American silent film directed by Cecil B. DeMille (1920). As described on Wikipedia, this 90-minute romantic comedy tells the story of Robert and Beth Gordon, who are married but share little. He runs into a young woman at a cabaret — and the Gordons are soon divorced. Over time, they are drawn back to each other — and they fall in love again. The end title claims that “a man would rather have his wife as a sweetheart than any other woman”: it invites women to always look their best and “learn when to forget that you’re his wife.”
Suggested by Geni. Film by Cecil B. DeMille is public domain. (Note this file may not play well on some browsers.)
Audio recording of Cole Porter’s “Let’s Do It”, performed by Linda November and Artie Schroeck.
Suggested by 188.8.131.52. Audio by Linda November and Artie Schroeck, ARTLIN Enterprises, CC-BY-SA-3.0. (Note this file may not play well on some browsers.
For more multimedia files about love, visit ‘Love on the Wikis’.
Wikilove – The Encyclopedia of Love
Wikilove is a project dedicated to emotional bonds and love rituals. Founder Alexis de Maud’huy says the main idea of Wikilove is to “educate about emotional intelligence.” Did you know that he first created this project as a wedding gift to his wife? It has now grown to nearly a million pages and has become a valuable resource about emotional issues.
Suggested by Keegan (WMF) and Jessica Robell.
Feel the Love
A wonderful gallery of love images on the Signpost, created in response to our call for wiki content on this topic. Its creator, Pine, writes: “If anyone felt that there was too little love in Wikimedia, I hope that this gallery will change their minds!” Thanks, Pine, we feel the love, and it is much appreciated. :)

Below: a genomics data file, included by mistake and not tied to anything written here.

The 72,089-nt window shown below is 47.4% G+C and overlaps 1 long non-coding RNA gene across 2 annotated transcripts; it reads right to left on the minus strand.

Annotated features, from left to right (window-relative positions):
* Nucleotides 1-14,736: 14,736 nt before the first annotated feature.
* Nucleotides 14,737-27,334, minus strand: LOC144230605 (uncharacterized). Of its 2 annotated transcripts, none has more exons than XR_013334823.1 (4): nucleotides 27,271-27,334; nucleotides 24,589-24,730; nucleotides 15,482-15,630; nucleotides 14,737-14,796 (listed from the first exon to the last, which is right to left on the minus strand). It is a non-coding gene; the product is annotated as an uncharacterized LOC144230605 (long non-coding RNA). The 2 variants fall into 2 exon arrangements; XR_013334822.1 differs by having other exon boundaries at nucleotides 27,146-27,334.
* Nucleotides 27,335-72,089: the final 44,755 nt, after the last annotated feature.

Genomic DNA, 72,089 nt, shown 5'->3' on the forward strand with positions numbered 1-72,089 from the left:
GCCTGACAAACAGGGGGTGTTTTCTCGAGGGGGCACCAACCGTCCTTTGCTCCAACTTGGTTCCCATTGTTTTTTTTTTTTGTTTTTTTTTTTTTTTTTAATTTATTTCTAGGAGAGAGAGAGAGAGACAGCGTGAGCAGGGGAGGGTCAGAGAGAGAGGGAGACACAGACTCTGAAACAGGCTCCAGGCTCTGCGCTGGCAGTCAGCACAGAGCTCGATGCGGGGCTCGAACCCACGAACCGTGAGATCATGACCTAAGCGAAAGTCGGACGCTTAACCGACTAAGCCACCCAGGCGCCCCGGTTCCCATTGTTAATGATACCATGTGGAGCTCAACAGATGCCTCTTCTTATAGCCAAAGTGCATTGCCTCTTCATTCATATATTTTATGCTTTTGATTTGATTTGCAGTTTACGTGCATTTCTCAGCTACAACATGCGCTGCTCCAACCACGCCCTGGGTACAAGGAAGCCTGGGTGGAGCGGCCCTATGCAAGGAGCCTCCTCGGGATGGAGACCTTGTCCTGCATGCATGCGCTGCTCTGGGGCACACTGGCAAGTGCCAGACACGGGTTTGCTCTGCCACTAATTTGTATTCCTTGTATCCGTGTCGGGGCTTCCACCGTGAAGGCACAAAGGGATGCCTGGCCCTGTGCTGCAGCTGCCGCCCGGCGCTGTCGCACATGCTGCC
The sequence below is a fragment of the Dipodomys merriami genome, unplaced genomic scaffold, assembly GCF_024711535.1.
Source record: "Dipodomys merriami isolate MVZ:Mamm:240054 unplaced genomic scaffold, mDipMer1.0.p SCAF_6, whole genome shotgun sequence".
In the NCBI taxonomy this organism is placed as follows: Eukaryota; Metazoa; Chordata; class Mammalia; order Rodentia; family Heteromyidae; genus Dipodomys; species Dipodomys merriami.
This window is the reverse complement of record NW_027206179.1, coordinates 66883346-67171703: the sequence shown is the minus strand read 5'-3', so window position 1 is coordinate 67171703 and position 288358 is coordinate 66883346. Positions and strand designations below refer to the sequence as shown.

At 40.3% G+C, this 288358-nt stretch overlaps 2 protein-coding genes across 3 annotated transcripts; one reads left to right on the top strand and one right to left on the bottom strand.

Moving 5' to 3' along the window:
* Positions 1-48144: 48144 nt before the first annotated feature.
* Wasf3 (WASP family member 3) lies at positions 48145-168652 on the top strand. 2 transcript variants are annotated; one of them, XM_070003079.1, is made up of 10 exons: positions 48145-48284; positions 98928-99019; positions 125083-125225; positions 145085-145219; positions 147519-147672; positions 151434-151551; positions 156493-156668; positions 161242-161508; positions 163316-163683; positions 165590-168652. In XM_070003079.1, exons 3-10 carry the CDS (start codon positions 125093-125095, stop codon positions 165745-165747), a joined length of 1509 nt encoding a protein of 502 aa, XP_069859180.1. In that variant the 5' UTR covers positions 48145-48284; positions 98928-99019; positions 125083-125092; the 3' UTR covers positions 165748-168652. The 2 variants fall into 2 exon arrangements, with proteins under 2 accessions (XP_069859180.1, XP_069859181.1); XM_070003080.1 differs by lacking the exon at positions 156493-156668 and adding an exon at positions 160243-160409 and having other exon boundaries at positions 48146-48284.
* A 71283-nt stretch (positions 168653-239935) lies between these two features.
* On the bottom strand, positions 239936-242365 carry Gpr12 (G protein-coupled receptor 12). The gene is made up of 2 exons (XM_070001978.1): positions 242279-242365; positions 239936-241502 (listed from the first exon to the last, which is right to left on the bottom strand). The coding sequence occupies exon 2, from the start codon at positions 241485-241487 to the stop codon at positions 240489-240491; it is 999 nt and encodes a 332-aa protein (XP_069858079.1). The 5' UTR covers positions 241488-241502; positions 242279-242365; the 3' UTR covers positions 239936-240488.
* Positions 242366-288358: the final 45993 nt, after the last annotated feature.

Suggested by Fabrice Florin (WMF).
Speaking of quotes, we end this roundup with Shakespeare’s own inspiring sonnet about Valentines day, from Hamlet:
To-morrow is Saint Valentine’s day,
All in the morning betime,
And I a maid at your window,
To be your Valentine.
Then up he rose, and donn’d his clothes,
And dupp’d the chamber-door;
Let in the maid, that out a maid
Never departed more.
—William Shakespeare, Hamlet, Act IV, Scene 5
For more community recommendations about love, visit ‘Love on the Wikis’.
Thanks for sharing the love!
Thanks to everyone who contributed to this great community-created love collection!
We are particularly grateful to Pine, Nemo, Fae and Geni, some of our most active participants, for their helpful contributions. Many thanks as well to all the folks who shared their suggestions on Facebook, Twitter and Google +.
Your collective suggestions broadened our perspectives about love, in all of its forms. Together, we found some really well-written, factual and nuanced articles, as well as many humorous, dramatic or beautiful images, which gave us a better understanding about love and why it matters.
What do you think about this curation experiment? Did you learn anything new? Should we do it again? If so, what themes should we focus on next? Please chime in the comments below with your ideas and suggestions. We hope that collaborations like these can help us discover new ways to share useful information, combining the wikis, our blog and social media.
Thanks again for sharing the love — and happy Valentine’s Day to all Wikimedians!
Fabrice Florin – Movement Communications Manager, Wikimedia Foundation
in collaboration with many gracious community volunteers, as well as:
Victor Grigas – Storyteller, Wikimedia Foundation
Michael Guss – Research Analyst and Social Media Maven, Wikimedia Foundation
and the Wikimedia Foundation’s Communications team.